Lectures: Mon and Wed 10:30-11:50am, Tech M349.
Cybercrime has exploded over the last decade. In this course, we will start with the overview of Internet security, then focus on security challenges and counter-attack schemes for two emerging and popular areas: mobile (smartphone) security, and Software-Defined Networking (SDN) security. This course is intended for both CS and CE undergraduates and graduate students. During the course, we will read and discuss research papers, and identify a list of open research problems, from which the students can choose their class projects. There will be no exams. Students are encouraged to take 399/499 courses with me, and use the same project for 399/499 and this course. This course is counted for the project requirement, and the depth areas of system and securitys.
No exams for this class.
There is no required textbook. All reading will be from papers. Whenever possible, handouts and papers will be placed online on the web page. A schedule of assigned readings is available online.
To ensure lively discussions, you will be required to write a brief summary of the papers you read, to be electronically handed in by at least 24 hours before the class time, via emailing to email@example.com with the title as "EECS450 paper summary". For each session, we usually have two papers, one primary paper and a reference paper. You are expected to read the primary paper in depth and at least to read the abstract and introduction for the reference paper. These two papers often discuss similar/related subjects in the same topic (e.g., mobile malware). Your summary can focus on the primary paper, but ideally incorporate both papers for a broader view of this topic. Your summary should include at least:
The presentation should always include
both papers. Instead of giving two separate
presentations, we hope you can incoporate both papers and
discuss it for a broader view. For instance, both
papers may share the same background, motivation and
related work. So you only need to present them
once, and then present other issues listed below
separately and should always compare these
work. Each presentation should more or less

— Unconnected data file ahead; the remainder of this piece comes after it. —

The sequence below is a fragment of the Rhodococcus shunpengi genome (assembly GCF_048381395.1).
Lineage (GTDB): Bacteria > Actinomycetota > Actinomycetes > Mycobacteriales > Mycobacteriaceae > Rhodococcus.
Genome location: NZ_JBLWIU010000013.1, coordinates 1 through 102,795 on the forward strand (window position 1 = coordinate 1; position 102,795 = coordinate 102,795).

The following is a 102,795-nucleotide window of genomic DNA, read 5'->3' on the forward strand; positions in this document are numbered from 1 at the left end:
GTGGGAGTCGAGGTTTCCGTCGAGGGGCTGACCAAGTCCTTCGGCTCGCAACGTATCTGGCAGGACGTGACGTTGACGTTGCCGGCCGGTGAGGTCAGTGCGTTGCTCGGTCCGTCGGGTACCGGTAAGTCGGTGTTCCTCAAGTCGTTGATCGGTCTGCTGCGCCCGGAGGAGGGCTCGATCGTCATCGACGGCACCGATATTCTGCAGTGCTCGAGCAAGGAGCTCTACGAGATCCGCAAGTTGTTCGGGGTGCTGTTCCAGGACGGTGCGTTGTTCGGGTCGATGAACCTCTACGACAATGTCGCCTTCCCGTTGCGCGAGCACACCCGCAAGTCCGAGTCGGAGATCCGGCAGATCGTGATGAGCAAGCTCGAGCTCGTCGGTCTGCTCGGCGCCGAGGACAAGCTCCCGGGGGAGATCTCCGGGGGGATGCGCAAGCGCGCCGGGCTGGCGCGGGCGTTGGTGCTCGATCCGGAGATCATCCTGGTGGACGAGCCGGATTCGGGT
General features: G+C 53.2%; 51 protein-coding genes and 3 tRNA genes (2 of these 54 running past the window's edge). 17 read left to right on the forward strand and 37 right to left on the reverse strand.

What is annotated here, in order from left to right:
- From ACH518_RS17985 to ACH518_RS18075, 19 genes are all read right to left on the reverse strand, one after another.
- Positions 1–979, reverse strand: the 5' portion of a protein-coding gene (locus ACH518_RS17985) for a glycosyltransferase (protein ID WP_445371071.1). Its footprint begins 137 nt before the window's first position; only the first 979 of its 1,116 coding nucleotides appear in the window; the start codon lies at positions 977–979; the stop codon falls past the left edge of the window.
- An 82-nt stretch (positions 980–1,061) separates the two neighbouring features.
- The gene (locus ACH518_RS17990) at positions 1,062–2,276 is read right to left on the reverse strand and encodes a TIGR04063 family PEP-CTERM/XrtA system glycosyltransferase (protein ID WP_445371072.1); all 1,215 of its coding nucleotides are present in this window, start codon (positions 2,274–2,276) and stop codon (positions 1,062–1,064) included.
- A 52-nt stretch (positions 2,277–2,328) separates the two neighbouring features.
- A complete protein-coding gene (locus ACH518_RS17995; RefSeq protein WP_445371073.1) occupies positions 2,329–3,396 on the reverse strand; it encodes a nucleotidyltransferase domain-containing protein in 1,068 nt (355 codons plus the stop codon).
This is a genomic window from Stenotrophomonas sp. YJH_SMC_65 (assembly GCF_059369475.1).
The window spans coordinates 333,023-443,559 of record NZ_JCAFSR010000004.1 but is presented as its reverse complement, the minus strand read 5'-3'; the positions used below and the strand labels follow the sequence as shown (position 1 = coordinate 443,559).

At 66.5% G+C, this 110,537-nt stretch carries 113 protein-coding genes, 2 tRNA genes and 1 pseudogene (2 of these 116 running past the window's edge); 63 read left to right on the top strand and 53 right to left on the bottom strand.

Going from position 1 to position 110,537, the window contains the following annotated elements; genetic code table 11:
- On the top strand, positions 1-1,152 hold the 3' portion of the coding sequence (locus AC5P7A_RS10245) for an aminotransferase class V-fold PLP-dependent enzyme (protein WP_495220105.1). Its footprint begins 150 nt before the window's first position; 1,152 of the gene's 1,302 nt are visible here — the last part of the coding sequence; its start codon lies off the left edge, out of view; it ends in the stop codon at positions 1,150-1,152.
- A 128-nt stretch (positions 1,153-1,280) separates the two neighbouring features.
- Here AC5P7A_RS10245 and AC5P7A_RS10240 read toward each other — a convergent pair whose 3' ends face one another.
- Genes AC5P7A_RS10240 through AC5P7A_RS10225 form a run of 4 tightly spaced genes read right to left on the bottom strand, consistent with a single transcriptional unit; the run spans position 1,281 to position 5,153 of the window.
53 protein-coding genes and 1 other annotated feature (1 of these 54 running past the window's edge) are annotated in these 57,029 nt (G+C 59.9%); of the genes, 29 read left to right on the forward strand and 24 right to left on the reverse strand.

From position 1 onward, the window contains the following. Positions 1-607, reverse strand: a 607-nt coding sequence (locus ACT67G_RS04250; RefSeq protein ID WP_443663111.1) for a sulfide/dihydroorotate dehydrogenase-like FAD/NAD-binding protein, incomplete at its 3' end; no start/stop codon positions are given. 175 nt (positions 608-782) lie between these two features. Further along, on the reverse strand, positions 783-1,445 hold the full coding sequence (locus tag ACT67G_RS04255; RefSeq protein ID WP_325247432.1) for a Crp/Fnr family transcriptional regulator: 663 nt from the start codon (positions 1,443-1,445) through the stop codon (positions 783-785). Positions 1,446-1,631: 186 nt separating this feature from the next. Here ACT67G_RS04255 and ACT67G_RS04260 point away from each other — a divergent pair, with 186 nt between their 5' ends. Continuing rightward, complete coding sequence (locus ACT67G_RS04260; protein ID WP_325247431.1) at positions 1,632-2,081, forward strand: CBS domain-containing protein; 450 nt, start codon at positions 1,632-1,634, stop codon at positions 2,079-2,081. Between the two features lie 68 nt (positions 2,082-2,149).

have the following format (as roadmap slides):
Projects (done in groups of size 2+) are a critical component of this course. Your goal is to design, build and evaluate interesting systems that address issues, solve problems and exploit techniques from classroom discussions and readings.
Projects must be written up in a term paper and teams will present their results at the end of the course in a mini-conference and write up a report. The list of potential ideas for projects will be posted soon. Feel free to use one, propose something completely different, or refine one of these into your own idea.
Project Deliverables and Deadlines (all due at 11:59pm of the due date)
Proposal -- Jan. 16: 3-4 pages describing the purpose of the project, work to be done and potential load distribution, expected outcome/results, etc. Make sure to describe the context and related work for the proposed project.
Weekly Meeting and Progress Report -- January 19 - Mar. 6: Each team will schedule a weekly meeting (30 minutes) with the instructors. Send us the updated report and highlight the new updated part (except the May 5 week). For each week, we expect updates of 1-2 pages on the project status, initial results, and problems encountered, etc. The report is due 24 hours ahead of the meeting. Please send it to your mentor and the instructor.
Midterm presentation -- Feb. 11: Presentation of your project in progress to the class (20 minutes each group).
Project Presentation -- Mar. 11: The final project presentation should have the following content: 1) briefly state the goal of the project; 2) present the algorithms and results; 3) any remaining work to be finished by the final project report; 4) work division among the group. The presentation is expected to be 30 minute each, including Q&A.
Final Report -- Mar. 18: The final report is a workshop-level paper describing your work, evaluation, related research, potential avenues to explore, etc. You should incorporate the comments received during the presentation. At the end of report, there should be an appendix of README which describes 1) where the code is; and 2) how to run the code (including the library and environment needed).